## The Law of Home Runs

Frank Stephenson of Division of Labour sent me a link to this the other day, but I haven’t had time to read it because I’ve been working on the The Hardball Times Annual (have you reserved your copy yet?). And now that Tyler at Marginal Revolution has posted a link to it this morning, I need to get on the ball and get this out there.

“Has Home Run Hitting Changed in Major League Baseball” is a paper by UC-Irvine economics professor Art De Vany who runs a fantastic blog that I was previously unaware of. Here is a summary of his conclusion:

There is a lot of speculation about steroid use in MLB, but the evidence is mostly anecdotal, misleading and incomplete. It is surely not an adequate basis for public policy to 1. assume that there is an increase in home runs, and 2. to assume that steroids are the explanation. The first statement is incorrect, there has been no increase. That makes point two vacuous. There is no need to invoke an external explanation like steroid use when there is no change to be explained.

The same law of home runs holds now that held 40 years ago. Year to year differences in home runs require no explanation; they are all within the variation of the outcomes under the stable probability distribution of home runs. The burst of new records does not require an external explanation like steroids; they are part of the pattern that comes from the nature of the law of home runs.

The pace of new records in recent years is due to the extraordinary accomplishments of three prodigious hitters. We have lucky enough to see three Babe Ruth’s in this generation. Hitters such as these may never appear again. You cannot take an ordinary player and turn them into home run hitters of the accomplishment of Bonds, McGwire, and Sosa by dosing them with steroids. It may even be harmful. Home run hitting of that magnitude is human accomplishment at its highest, as incomparably rare as the work of Einstein or Wagner.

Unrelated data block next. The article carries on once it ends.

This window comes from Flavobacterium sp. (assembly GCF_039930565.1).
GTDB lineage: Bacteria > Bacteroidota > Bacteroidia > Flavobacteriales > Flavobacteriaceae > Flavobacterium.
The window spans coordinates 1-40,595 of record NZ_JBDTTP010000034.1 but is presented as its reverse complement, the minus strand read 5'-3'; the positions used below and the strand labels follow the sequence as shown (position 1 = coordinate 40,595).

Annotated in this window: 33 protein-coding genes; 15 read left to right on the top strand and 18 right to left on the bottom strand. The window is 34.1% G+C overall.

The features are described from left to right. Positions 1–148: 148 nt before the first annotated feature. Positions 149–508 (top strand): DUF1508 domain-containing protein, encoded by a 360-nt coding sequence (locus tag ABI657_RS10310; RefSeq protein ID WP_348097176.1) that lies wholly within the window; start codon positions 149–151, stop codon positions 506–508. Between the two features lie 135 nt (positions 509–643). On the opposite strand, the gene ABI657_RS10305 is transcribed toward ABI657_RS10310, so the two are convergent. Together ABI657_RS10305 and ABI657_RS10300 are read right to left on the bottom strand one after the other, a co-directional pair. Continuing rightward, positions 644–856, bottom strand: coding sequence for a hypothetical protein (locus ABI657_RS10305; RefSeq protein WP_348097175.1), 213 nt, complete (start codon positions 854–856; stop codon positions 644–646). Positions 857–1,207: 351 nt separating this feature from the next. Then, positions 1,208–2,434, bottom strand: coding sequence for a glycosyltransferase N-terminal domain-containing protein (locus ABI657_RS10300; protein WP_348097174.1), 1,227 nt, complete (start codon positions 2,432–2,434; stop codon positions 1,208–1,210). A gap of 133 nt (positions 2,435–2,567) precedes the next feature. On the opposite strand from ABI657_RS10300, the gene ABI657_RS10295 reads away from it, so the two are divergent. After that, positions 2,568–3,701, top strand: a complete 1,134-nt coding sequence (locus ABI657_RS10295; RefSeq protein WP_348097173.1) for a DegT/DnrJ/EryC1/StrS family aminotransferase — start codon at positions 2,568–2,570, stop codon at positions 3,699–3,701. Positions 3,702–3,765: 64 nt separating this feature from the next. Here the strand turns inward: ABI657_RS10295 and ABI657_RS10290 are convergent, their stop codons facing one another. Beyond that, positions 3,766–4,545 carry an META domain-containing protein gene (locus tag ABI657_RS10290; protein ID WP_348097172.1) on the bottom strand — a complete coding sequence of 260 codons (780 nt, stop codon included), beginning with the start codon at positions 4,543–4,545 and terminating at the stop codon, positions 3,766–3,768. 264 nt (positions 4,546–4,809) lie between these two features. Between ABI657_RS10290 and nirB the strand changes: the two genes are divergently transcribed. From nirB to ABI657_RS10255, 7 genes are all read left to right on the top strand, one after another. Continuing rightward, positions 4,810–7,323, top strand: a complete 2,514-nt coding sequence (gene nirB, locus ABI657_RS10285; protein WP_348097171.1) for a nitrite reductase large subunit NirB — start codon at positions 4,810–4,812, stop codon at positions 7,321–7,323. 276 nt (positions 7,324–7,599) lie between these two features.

Even greater performances are possible because the long upper tail of the law of home runs gives them positive and non-vanishing probability. The law of home runs says that the probability that Babe Ruth’s record of 60 home runs would be broken is 0.0109, about one in a hundred. Given enough time and hitters, it was almost sure to fall. Barry Bonds’ record of 73 will be harder to break. The probability that his record will be broken is 0.007206, about seven in a thousand.

This might be the most important sabermetric paper written this year. Certainly, it has the biggest policy implications. Please, read it. I’ll be doing so shortly. The media needs to be aware of it.

Addendum: I had a few minutes to read through the paper, and I think it’s quite interesting. However, I’m going to have to think about it some more. I think he’s right, and it’s a very good paper. His idea is so simple, that I can’t believe no ones thought of it before. It seems that the best ideas are often like this. Great performances are rare and very unpredictable. We just happened to witness some of them very recently, that’s all. And what up-tick in home runs among all players that we do observe is explained by other factors.

### 3 Responses “The Law of Home Runs”

1. J. Cross says:

The “Law of HR Hitting” is new (as far as I know) and interesting. In the past I’ve always seen HR’s treated as a normal distribution. This is also the most thorough treatment of the issue I’ve ever scene. There’s a lot of excellent stuff here but what happens to the crux of his argumnent when we know that McGwire, Sosa and Bonds DID take steroids. (Admittedly, we’re not 100% sure of this yet)